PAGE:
This go-getting international brand is hastening its way toward a golden, global future.
“WE never focus on the golden past,” says managing partner Greg Nitzkowski. “We’ve been moving northward for 20 years, so our future always looks more golden than our past.” In the late '90s Paul Hastings was perhaps best known for its labor and employment practice, which dates back to the firm’s founding in 1951. Nowadays that specialty remains exceptionally strong, but the firm’s other practices have grown up around it, making today’s picture a much more varied one. Litigation and corporate are the firm’s largest groups, and a plethora of Chambers USA rankings reflects what’s on offer. Nationally, its work in leisure and hospitality, corporate/M&A, real estate and labor and employment law stands out on top.
Paul Hastings added to that variety in early 2018 by opening a Century City office focused on media and entertainment law. The firm has 11 offices in the US – and just as many overseas. Half of these are clustered in Europe, the other half in Southeast Asia – there’s also a São Paulo office which opened in 2016. Six of the firm’s domestic offices are concentrated on the West Coast, forming a line from San Francisco through LA and down to San Diego. The remainder are spread more sparsely between New York, DC, Chicago, Atlanta and Houston. This attracted associates for whom “a lack of international presence was a dealbreaker,” but beyond the accolades and offices: “I wanted to make sure the firm had an emphasis on ‘soft’ areas like diversity and mentorship structures.” That’s a tricky business in BigLaw, for sure, and Paul Hastings' juniors (especially in employment) don't get the easiest ride work-wise, but several juniors thought it struck the right note: “When I emailed the managing partner of my office, they responded and included details they’d read in my resume. That personal touch shot the firm to the top of my list.”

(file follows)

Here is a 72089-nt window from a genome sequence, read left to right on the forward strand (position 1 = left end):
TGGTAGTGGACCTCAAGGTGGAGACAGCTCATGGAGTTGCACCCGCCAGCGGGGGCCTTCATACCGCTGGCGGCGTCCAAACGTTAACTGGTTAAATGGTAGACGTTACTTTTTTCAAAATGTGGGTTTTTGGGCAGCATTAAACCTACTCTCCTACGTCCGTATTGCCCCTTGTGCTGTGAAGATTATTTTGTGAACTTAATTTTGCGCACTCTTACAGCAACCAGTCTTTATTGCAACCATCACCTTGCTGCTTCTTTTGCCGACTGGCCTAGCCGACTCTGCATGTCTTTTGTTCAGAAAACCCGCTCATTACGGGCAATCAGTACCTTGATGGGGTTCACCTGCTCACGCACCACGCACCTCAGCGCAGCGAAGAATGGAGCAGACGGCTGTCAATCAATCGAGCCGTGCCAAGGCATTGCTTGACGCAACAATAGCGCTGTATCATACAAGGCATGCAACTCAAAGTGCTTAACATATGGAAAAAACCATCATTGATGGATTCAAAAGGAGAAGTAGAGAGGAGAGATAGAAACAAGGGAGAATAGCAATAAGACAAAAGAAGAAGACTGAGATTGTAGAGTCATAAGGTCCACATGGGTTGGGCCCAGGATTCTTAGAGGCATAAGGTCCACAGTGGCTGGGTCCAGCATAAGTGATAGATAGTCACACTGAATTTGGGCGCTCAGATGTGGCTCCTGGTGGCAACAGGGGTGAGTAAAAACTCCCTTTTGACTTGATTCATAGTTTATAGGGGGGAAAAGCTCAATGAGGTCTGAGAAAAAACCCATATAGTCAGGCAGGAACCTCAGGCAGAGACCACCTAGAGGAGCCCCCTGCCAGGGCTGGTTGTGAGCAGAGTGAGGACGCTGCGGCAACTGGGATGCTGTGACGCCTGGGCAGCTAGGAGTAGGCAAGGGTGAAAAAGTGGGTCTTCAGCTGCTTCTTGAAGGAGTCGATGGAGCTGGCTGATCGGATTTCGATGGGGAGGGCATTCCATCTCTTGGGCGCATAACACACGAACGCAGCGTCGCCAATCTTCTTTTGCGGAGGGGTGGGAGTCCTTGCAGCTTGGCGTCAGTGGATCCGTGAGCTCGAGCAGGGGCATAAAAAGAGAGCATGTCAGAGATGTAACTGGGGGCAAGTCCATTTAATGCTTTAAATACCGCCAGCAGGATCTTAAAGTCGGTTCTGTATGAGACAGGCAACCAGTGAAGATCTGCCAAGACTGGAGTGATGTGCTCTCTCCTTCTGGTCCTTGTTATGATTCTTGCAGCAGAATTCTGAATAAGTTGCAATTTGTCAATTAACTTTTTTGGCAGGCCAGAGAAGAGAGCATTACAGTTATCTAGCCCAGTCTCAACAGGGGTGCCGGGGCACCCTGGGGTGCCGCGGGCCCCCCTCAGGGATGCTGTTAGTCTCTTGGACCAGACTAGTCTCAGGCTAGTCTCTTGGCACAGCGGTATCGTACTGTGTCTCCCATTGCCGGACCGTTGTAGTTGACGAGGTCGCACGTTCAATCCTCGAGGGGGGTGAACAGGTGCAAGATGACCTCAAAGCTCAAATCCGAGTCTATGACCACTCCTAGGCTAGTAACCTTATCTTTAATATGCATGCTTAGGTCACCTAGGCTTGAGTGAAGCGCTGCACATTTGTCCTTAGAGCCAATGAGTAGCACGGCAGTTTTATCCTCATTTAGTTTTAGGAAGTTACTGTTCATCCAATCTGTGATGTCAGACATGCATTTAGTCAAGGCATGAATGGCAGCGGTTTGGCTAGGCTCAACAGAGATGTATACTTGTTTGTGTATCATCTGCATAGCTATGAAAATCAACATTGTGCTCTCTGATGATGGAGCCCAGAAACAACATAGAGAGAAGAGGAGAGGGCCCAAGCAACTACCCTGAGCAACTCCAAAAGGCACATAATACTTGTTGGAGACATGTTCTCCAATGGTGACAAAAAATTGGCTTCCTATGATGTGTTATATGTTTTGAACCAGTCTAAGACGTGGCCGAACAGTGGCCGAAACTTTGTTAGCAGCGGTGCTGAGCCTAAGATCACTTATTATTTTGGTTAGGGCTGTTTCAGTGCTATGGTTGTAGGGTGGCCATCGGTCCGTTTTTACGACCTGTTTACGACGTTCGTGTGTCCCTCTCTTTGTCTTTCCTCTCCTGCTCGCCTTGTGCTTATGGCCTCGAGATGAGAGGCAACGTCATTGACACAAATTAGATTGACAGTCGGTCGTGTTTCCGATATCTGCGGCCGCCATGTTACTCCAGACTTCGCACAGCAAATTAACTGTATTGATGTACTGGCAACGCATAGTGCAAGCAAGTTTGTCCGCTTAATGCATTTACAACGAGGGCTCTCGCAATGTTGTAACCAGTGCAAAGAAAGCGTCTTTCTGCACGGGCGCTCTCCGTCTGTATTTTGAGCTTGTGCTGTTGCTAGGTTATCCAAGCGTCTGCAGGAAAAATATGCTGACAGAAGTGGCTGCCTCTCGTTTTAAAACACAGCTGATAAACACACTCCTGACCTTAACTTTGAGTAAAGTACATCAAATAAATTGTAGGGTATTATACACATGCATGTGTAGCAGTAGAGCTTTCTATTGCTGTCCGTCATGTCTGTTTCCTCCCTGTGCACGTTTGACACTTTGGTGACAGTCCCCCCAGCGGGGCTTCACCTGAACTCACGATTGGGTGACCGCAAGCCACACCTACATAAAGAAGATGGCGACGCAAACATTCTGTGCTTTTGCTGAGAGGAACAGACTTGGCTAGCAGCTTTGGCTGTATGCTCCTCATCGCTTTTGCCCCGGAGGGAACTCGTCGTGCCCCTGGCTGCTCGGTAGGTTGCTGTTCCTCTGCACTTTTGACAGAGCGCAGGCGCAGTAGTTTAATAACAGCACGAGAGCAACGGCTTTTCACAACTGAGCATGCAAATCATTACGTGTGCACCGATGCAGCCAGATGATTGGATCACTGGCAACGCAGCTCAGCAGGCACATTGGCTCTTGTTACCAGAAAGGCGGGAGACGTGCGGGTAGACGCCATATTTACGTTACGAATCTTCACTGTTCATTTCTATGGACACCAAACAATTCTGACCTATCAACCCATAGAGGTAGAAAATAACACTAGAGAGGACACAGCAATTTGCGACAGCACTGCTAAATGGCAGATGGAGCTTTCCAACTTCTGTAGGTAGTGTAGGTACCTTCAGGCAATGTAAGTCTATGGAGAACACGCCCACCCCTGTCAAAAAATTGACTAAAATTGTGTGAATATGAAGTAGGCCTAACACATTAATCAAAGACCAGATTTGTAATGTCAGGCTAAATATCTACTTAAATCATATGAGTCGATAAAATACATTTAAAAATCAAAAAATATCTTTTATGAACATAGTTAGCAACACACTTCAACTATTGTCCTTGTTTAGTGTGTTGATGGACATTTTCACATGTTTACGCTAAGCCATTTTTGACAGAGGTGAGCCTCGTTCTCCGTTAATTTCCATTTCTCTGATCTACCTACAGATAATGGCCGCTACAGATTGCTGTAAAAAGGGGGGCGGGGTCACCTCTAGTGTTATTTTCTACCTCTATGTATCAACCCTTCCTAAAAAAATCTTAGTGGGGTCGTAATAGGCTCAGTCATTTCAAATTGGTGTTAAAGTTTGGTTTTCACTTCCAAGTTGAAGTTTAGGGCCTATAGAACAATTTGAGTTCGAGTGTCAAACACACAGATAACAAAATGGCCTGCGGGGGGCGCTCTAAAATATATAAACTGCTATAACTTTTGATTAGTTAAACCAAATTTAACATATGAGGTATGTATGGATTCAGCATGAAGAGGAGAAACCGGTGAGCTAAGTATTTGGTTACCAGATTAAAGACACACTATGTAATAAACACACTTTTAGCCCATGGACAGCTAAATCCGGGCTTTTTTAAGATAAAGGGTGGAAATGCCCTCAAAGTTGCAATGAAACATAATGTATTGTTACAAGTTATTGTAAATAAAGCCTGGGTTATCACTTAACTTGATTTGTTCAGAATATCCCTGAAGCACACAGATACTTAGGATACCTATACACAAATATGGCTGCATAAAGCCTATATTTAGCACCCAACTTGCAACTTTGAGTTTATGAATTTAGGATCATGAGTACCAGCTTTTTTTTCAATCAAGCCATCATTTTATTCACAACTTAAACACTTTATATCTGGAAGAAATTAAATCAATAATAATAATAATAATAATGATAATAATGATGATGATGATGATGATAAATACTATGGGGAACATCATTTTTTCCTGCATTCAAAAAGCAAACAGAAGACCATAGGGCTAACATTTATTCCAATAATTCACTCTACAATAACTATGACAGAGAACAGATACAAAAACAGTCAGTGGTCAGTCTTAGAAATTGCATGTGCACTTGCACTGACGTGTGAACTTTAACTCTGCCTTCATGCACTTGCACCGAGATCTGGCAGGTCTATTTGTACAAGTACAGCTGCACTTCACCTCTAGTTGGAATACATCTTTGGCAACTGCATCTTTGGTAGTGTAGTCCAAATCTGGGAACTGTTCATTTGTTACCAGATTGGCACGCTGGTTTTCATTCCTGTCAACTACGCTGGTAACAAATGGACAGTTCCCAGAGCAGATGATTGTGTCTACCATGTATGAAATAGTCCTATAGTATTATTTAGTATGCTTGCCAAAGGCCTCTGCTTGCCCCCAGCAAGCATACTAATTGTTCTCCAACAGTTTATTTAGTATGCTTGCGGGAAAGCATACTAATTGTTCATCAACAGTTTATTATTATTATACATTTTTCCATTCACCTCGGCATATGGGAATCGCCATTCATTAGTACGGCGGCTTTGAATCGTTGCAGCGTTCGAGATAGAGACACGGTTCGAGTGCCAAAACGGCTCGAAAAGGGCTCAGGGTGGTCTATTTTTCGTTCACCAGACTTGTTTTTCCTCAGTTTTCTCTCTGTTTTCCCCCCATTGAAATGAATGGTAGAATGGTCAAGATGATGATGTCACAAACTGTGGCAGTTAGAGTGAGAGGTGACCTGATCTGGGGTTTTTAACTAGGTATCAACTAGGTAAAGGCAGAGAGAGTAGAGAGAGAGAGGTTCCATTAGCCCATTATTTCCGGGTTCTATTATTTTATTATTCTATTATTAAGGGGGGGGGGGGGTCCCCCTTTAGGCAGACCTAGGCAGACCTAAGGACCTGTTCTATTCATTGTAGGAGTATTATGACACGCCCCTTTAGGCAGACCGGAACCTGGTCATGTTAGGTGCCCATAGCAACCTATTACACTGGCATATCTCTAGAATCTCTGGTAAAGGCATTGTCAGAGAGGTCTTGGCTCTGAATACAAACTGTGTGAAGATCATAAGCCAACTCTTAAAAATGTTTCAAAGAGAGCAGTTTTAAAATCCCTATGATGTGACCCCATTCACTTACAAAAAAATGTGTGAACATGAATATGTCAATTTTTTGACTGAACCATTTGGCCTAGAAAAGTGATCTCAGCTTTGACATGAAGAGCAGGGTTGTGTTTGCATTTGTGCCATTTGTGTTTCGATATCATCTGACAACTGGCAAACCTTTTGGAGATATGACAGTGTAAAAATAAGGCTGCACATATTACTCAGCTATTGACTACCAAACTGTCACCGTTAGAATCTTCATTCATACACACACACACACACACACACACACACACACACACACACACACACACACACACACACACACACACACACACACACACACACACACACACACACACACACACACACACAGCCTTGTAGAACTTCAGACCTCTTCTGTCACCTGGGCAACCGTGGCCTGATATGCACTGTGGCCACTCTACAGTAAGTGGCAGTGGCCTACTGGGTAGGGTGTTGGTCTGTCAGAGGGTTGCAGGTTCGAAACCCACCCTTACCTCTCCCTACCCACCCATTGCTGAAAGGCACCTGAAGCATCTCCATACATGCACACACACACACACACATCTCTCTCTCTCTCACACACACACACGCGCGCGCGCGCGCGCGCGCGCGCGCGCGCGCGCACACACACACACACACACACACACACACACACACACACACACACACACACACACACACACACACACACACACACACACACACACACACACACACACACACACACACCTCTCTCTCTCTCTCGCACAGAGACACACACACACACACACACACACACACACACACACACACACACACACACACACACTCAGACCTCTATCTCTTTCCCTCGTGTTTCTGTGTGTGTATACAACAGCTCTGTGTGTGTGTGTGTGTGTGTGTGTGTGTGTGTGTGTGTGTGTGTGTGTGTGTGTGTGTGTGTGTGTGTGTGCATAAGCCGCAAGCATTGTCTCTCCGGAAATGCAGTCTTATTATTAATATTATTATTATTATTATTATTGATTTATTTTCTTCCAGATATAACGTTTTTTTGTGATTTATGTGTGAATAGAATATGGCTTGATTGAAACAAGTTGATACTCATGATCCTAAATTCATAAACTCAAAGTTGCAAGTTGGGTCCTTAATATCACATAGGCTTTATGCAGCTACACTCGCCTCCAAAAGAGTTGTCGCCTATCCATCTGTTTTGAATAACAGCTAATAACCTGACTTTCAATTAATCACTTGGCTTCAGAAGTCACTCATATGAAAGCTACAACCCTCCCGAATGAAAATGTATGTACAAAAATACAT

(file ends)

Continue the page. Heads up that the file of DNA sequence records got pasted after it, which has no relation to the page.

Strategy & Future
“We want to continue to move toward being in the top 15 firms in the world,” says Nitzkowski. Consecutive years of growth have the firm headed in the right direction, but Paul Hastings was listed as being the 33rd largest global firm by revenue in 2018 (according to The American Lawyer). Closing that gap will be a seriously impressive feat. As Nitzkowski sees it, “it’s pretty clear that New York, DC, the Bay Area in California, and London – despite Brexit – are the areas where real strategic headcount growth is most focused, and we’re no exception.” The firm has been focusing its efforts on the London office and its finance, M&A, private equity and regulatory practices in particular. In five year’s time, Nitzkowski projects “London should be our second or third largest office.”
All eleven of PH’s domestic offices had at least one junior at the time of our calls, but three quarters of the 80-strong group called New York, DC or LA home. Associates are distributed across six main areas: corporate, litigation, IP litigation, tax, real estate or employment. Litigation (including IP litigation) and corporate take roughly three quarters of the intake. Across groups, associates told us “work happens when I ask for it. If you don’t ask, you may get stuck with more junior tasks.” This free-market approach is underpinned by capacity reports submitted every two weeks. According to a litigation source: “If I’m expecting to bill 60 hours in the next two weeks, I get an email asking if I’m going on vacation or if I want another project. On the flip side, if I’m down to bill 120 hours I’ll get one saying ‘Can I take anything off your plate?’”